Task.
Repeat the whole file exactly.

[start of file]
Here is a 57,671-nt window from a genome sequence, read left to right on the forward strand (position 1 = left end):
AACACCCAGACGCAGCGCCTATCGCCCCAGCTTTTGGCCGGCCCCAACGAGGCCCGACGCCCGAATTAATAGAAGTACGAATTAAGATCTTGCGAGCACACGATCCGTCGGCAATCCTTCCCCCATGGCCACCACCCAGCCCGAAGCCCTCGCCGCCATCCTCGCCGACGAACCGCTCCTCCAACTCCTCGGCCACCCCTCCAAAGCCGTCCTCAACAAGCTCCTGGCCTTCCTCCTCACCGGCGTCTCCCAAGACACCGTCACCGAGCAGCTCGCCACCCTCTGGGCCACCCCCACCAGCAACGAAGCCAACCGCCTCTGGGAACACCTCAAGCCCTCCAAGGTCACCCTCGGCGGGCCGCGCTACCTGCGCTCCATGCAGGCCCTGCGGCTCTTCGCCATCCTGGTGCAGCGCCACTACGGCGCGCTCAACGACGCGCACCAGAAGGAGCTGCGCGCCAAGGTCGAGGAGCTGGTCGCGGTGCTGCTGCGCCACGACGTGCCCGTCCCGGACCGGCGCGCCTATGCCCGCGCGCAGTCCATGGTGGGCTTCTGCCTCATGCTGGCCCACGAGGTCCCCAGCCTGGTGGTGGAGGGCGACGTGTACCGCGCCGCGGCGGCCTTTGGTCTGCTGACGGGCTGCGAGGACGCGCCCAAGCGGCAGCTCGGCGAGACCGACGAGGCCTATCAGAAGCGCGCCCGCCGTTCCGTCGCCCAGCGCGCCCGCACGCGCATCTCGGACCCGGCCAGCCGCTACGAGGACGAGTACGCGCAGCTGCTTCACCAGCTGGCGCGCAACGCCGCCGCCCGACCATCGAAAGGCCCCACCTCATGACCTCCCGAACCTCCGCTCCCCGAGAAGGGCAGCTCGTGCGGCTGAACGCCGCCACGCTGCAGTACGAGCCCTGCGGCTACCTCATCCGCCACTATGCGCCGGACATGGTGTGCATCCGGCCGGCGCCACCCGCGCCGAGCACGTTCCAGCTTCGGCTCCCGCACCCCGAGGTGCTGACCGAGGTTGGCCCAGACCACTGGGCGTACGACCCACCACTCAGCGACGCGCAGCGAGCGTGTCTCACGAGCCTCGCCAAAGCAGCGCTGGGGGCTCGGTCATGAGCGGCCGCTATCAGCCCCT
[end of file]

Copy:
Here is a 57,671-nt window from a genome sequence, read left to right on the forward strand (position 1 = left end):
AACACCCAGACGCAGCGCCTATCGCCCCAGCTTTTGGCCGGCCCCAACGAGGCCCGACGCCCGAATTAATAGAAGTACGAATTAAGATCTTGCGAGCACACGATCCGTCGGCAATCCTTCCCCCATGGCCACCACCCAGCCCGAAGCCCTCGCCGCCATCCTCGCCGACGAACCGCTCCTCCAACTCCTCGGCCACCCCTCCAAAGCCGTCCTCAACAAGCTCCTGGCCTTCCTCCTCACCGGCGTCTCCCAAGACACCGTCACCGAGCAGCTCGCCACCCTCTGGGCCACCCCCACCAGCAACGAAGCCAACCGCCTCTGGGAACACCTCAAGCCCTCCAAGGTCACCCTCGGCGGGCCGCGCTACCTGCGCTCCATGCAGGCCCTGCGGCTCTTCGCCATCCTGGTGCAGCGCCACTACGGCGCGCTCAACGACGCGCACCAGAAGGAGCTGCGCGCCAAGGTCGAGGAGCTGGTCGCGGTGCTGCTGCGCCACGACGTGCCCGTCCCGGACCGGCGCGCCTATGCCCGCGCGCAGTCCATGGTGGGCTTCTGCCTCATGCTGGCCCACGAGGTCCCCAGCCTGGTGGTGGAGGGCGACGTGTACCGCGCCGCGGCGGCCTTTGGTCTGCTGACGGGCTGCGAGGACGCGCCCAAGCGGCAGCTCGGCGAGACCGACGAGGCCTATCAGAAGCGCGCCCGCCGTTCCGTCGCCCAGCGCGCCCGCACGCGCATCTCGGACCCGGCCAGCCGCTACGAGGACGAGTACGCGCAGCTGCTTCACCAGCTGGCGCGCAACGCCGCCGCCCGACCATCGAAAGGCCCCACCTCATGACCTCCCGAACCTCCGCTCCCCGAGAAGGGCAGCTCGTGCGGCTGAACGCCGCCACGCTGCAGTACGAGCCCTGCGGCTACCTCATCCGCCACTATGCGCCGGACATGGTGTGCATCCGGCCGGCGCCACCCGCGCCGAGCACGTTCCAGCTTCGGCTCCCGCACCCCGAGGTGCTGACCGAGGTTGGCCCAGACCACTGGGCGTACGACCCACCACTCAGCGACGCGCAGCGAGCGTGTCTCACGAGCCTCGCCAAAGCAGCGCTGGGGGCTCGGTCATGAGCGGCCGCTATCAGCCCCT